KISS has a long history of doing anything and everything to stay relevant.  Be it removing their trademark makeup to garner attention or completely changing their musical style to mimic what is popular at the time.  Another way the band accomplishes this is by putting out Greatest Hits compilations at a fairly regular clip, even when there is no reason to.  This year marks the fortieth anniversary of the “Four Who Are One” and with that comes, of course, a new greatest hits album.

                Let me preface this review by saying that I have been a KISS fan for the majority of my life, I have seen them in concert numerous times and would continue to go, funds permitting, every year until they call it quits.  That being said, I loved this collection of KISS music.  Can you get most of it if you buy the box set?  Sure.  Can you get most of it if you buy the live albums?  Not in this form, but yes.  If you have all of the studio albums or even just the box set, is this disc entirely necessary?  Not at all.  But you know what?  Sometimes I want to hear “Strutter ’78” (from the Double Platinum album – That’s right, they put a song from a Greatest Hits album on another Greatest Hits album, only KISS) and “Heaven’s on Fire” from the often overlooked Glam Metal staple Animalize on the same disc. 

                There are a few nuggets in this double disc collection that do put it over the top.  First of all, there are a lot of live cuts.  This includes the standards from Alive I-IV, but it also has some that I don’t own, and honestly never knew were out there, like a live version of that ode to sex on the road “Room Service” as well as killer live versions of “Deuce”, “Firehouse”, and a personal favorite of mine “Cold Gin”.  These little treasures make this more than just another Greatest Hits album. 

                With a career spanning forty years and twenty studio albums (not including the solo albums) there are bound to be tracks left off that I (or any other die-hard, card-carrying member of the KISS Army) felt should be included.  The most glaring omission in my mind is the ballad “I Still Love You”.  The Creatures of the Night version is all well and good, but the version from the Unplugged concert is one of the best songs in the catalog.  Leaving that out for a decent but not special rendition of “Do You Love Me?” from the same concert seems like an odd choice in my opinion.  Other than that, the track selection seems pretty standard for a Greatest KISS album (a lot of the early stuff, even if it’s in different iterations, with a track here and there from the early 80’s all the way up to the current albums).  Something heavier from Revenge (the KISS grunge album) or more from Creatures of the Night would have been welcome additions but not necessary on a Hits compilation.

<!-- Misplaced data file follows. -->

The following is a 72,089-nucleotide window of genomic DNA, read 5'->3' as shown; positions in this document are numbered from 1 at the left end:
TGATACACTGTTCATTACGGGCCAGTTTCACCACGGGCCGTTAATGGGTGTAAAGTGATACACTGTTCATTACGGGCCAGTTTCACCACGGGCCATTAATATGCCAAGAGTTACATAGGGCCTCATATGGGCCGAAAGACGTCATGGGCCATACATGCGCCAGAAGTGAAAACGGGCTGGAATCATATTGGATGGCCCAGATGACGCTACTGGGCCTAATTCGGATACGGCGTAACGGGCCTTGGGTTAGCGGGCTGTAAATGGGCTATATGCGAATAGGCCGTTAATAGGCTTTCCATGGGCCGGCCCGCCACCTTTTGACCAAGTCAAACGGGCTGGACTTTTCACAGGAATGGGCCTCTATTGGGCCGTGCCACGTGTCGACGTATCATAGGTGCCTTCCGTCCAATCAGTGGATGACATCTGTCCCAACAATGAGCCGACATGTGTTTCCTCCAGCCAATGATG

All in all, Decades of Decibels is a quality album that doesn’t feel like a cash-grab from the world’s foremost cash-grab band.  If this is your first taste of KISS beyond what you hear on the radio, it’s as good a place to start as any.

Monday, June 9, 2014


There is a line...and I think Sluggy is stomping all over it.

Friday, June 6, 2014

Looking Back

That might be the only appropriate response to that question.

Thursday, June 5, 2014

Not So New Comic Review: Guardians of the Galaxy (1991) #37

                Dr. Strange is dead!  You know it’s real too because it says so right on the cover to this issue.  Now the Guardians need to deal with Dormammu without the aid of the most powerful magical figure in the Marvel Universe.  How will they fare?  Let’s find out. 

                We start out with Dormammu standing triumphant over the fallen form of Dr. Strange.  He doesn’t get a chance to rest, however as he is quickly teleported inside the Guardians’ ship where he is punched by Charlie.  Before he can recover, Charlie (remember, the guy that was in a coma a couple minutes ago) keeps beating the tar out of him.  Before he can land a counterpunch he is teleported again.  This time he has to deal with Yellowjacket who is shrunk down to her tiny form and blasting away at him.  In order to take her out, Dormammu is just going to explode from all sides with his magical powers, which would destroy the ship as well if it wasn’t for the fact that right before he does that he’s teleported outside into space where his tantrum is harmless and right into the waiting arms of Krugarr who is eager to avenge the death of his mentor.